3. Salman Rushdie‘s literary style can be described as a blend of ‘magical realism’ and historical fiction. His stories are set on the Indian Subcontinent and generally deal with migrations to and from the East and West, as well as the incidents that occur in between. His novel ‘The Midnight Children’ was awarded the Booker Prize. The story depicts the longing for distinctiveness or purity—whether of religion or culture—as a breeding ground for not just bigotry but also violence and tyranny. Queen Elizabeth made him a Knight Bachelor in 2007 for his significant contribution to English literature. Rushdie’s most controversial work, ‘The Satanic Verses,’ transformed his life into a nightmare. The plot of the novel is based on Quranic verses that were removed because they were about a period in the Prophet’s life that Muslims found distasteful. The Muslim world was outraged, and a ‘fatwa,’ or ‘death sentence,’ for Rushdie. Rushdie went into hiding when the main bookselling companies withdrew his book from their stores. There were book burnings all across the world to protest the book that had so terribly offended Muslims. Those who openly took Rushdie’s cause were slain, and Rushdie afterwards became the subject of numerous jokes. Salman Rushdie is the author of thirteen novels, including Grimus, Midnight’s Children (which won the Booker Prize in 1981), Shame, The Satanic Verses, Haroun and the Sea of Stories, The Moor’s Last Sigh, The Ground Beneath Her Feet, Fury, Shalimar the Clown, The Enchantress of Florence, Luka and the Fire of Life, Two Years Eight Months and Twenty-Eight Nights, The Golden House, He adopts the name Quichotte and begins writing her letters in which he introduces himself and explains his purpose.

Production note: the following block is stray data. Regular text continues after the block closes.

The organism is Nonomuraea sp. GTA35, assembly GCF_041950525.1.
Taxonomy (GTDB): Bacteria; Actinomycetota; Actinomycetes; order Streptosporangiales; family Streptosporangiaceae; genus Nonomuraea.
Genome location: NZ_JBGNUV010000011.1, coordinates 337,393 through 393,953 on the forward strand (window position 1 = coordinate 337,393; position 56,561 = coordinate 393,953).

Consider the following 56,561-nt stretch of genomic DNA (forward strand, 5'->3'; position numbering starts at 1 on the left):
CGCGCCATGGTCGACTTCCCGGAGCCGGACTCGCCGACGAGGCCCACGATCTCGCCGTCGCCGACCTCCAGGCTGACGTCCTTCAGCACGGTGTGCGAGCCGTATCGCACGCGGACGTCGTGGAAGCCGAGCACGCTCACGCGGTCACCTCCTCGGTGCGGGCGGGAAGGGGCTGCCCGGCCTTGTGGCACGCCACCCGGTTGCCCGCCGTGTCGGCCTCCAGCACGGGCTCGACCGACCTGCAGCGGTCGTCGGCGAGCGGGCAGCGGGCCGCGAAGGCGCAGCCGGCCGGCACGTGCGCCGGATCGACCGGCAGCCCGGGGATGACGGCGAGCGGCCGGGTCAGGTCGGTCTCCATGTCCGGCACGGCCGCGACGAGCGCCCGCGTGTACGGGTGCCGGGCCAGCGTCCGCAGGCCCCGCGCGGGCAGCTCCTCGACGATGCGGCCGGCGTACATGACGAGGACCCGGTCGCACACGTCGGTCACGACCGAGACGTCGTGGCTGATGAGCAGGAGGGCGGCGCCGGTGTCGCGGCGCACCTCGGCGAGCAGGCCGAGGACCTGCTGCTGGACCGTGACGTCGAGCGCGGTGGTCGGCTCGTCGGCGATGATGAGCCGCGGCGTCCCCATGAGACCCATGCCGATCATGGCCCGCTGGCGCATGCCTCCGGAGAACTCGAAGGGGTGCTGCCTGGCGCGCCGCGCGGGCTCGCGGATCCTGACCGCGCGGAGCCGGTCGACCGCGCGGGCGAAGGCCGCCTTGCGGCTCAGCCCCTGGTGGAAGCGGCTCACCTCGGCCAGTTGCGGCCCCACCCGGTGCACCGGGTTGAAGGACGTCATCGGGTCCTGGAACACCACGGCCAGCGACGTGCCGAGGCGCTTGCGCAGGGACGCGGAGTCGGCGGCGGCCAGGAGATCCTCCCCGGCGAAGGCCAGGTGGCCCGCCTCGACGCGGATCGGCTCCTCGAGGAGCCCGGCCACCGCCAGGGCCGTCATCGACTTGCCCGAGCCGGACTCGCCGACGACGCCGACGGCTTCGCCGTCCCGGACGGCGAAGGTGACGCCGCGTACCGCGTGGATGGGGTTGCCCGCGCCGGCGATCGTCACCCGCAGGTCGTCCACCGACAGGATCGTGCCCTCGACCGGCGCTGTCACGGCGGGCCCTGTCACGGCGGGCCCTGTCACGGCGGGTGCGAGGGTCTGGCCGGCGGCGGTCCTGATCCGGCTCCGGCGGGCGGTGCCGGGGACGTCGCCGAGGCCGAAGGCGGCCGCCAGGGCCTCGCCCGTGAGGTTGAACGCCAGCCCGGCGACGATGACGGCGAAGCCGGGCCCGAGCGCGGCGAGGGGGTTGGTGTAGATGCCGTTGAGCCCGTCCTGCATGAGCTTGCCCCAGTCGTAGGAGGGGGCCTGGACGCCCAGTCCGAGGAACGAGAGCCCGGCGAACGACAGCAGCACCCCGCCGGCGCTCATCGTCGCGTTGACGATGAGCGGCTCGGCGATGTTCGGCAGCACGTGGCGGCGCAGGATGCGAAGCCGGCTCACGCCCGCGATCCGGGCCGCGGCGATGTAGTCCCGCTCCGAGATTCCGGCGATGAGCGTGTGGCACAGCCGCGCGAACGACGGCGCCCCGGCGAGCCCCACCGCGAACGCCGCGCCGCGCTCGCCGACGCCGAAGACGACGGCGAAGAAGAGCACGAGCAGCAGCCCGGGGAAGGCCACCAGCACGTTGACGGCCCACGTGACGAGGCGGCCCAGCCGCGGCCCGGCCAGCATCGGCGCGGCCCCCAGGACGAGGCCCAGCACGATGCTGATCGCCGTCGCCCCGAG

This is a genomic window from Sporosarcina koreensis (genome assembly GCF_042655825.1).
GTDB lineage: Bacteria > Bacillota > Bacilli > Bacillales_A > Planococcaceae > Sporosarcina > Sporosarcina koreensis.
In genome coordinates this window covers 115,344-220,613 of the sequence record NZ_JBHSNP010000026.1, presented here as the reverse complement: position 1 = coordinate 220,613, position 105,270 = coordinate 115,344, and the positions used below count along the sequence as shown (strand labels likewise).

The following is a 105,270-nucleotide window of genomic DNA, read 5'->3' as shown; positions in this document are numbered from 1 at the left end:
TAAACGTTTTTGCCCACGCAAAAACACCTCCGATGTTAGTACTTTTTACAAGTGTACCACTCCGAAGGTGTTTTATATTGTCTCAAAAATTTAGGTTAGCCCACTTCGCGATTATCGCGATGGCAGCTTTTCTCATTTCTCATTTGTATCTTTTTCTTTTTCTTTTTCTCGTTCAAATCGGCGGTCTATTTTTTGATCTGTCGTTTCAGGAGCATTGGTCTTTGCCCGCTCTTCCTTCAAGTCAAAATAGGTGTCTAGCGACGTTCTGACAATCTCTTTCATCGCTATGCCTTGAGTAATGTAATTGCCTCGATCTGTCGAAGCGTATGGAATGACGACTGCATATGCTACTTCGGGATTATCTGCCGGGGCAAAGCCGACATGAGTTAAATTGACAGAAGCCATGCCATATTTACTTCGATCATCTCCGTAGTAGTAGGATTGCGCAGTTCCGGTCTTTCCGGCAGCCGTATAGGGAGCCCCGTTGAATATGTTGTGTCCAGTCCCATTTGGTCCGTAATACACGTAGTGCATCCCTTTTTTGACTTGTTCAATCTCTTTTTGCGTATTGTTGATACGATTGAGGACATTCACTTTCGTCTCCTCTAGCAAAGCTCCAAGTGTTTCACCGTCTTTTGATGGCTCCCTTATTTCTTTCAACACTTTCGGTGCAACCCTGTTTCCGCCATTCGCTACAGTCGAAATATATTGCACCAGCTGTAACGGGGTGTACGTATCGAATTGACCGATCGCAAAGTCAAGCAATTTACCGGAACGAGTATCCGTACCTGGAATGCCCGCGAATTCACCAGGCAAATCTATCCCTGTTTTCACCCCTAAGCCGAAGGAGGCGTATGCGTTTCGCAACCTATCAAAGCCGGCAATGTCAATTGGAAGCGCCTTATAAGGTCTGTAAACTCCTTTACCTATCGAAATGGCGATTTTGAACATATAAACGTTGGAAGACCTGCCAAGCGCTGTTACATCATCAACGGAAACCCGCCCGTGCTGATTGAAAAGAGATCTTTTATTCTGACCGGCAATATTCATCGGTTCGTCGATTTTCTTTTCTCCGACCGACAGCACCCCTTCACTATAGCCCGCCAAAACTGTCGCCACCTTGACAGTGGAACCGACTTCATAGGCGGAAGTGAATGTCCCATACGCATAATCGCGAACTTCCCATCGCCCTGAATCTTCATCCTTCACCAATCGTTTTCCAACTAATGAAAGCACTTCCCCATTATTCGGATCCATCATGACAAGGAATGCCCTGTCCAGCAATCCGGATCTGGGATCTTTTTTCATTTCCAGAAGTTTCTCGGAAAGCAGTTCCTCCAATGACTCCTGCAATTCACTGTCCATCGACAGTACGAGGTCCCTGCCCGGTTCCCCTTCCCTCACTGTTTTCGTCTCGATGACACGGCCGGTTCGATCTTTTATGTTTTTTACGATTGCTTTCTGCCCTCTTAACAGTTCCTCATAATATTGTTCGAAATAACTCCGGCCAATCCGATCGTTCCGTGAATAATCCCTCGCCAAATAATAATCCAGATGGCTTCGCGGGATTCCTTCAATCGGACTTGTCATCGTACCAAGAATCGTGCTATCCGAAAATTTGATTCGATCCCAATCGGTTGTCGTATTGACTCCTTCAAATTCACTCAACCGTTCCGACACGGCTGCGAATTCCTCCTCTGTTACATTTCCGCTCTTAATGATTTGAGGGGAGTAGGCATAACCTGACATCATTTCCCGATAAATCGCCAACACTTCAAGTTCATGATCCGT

4. Anita Desai, born Anita Mazumdar on June 24, 1937 in Mussoorie, India, was an English-language Indian writer and children’s book author who excelled in evoking character and mood with visual pictures ranging from meteorological to botanical. Desai, who was born in Germany to a German mother and a Bengali father, grew up speaking German, Hindi, and English. In 1957, she earned a B.A. in English from the University of Delhi. Her debut novel, Cry, the Peacock, and a subsequent novel, Where Shall We Go This Summer?, both dealt with the suppression and persecution of Indian women . Fire on the Mountain was panned for concentrating too heavily on images at the detriment of storyline and character, but it was lauded for its poetic symbolism and use of music. Fire on the Mountain  was panned for leaning too heavily on images at the cost of storyline and character development, but it was lauded for its poetic symbolism and use of sound. The author’s most popular book, Clear Light of Day , is hailed for its extraordinarily vivid depiction of two sisters caught up in the lassitude of Indian existence. Its personalities are revealed via gesture, discourse, and thought, as well as visuals. The novel, like the most of her writings, portrays Desai’s basically melancholy vision of life. Bombay by Baumgartner examines German and Jewish identity in the backdrop of a chaotic modern India.
  5. Agha Shahid Ali was born in Delhi, raised in Kashmir, and eventually immigrated to the United States. He was one of the most prominent English-language poets to come from twentieth-century India. The Kashmiri poet who later moved to the United States is credited with popularizing the Ghazal style in American poetry. In ‘In Memory of Begum Akhtar’ and ‘The Country Without a Post Office’, both written with the Kashmir war as a backdrop, Ali emphasised his love and care for his people. He translated Urdu poet Faiz Ahmed Faiz selected poems.  He also compiled the Ravishing DisUnities: Real Ghazals in English. Call Me Ishmael Tonight, a collection of English ghazals, was his most recent book, and his poetry have appeared in American Alphabets: 25 Contemporary Poets (2006) and other anthologies